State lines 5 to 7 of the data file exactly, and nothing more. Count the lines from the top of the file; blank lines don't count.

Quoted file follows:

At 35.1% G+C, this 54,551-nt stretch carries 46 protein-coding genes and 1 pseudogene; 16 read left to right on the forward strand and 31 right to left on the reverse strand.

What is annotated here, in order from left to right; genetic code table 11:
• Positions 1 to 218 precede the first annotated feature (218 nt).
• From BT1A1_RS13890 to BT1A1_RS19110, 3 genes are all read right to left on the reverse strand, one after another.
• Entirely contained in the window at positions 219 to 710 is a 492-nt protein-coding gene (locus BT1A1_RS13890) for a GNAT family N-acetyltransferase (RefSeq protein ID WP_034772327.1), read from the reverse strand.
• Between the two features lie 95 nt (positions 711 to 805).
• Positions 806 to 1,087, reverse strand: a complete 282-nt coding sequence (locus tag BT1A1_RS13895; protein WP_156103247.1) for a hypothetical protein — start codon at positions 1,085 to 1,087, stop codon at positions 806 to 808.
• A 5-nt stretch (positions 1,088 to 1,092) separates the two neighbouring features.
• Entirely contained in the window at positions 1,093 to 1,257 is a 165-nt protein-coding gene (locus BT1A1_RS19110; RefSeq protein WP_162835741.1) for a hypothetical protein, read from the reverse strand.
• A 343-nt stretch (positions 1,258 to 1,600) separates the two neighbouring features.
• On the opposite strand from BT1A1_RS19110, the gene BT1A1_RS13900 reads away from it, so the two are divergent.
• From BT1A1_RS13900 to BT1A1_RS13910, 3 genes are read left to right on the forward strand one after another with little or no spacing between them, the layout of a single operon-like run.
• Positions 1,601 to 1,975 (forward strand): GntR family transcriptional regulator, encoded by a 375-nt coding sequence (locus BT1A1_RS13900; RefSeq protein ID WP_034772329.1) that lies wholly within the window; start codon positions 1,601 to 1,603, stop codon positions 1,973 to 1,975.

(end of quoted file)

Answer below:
• Entirely contained in the window at positions 219 to 710 is a 492-nt protein-coding gene (locus BT1A1_RS13890) for a GNAT family N-acetyltransferase (RefSeq protein ID WP_034772327.1), read from the reverse strand.
• Between the two features lie 95 nt (positions 711 to 805).
• Positions 806 to 1,087, reverse strand: a complete 282-nt coding sequence (locus tag BT1A1_RS13895; protein WP_156103247.1) for a hypothetical protein — start codon at positions 1,085 to 1,087, stop codon at positions 806 to 808.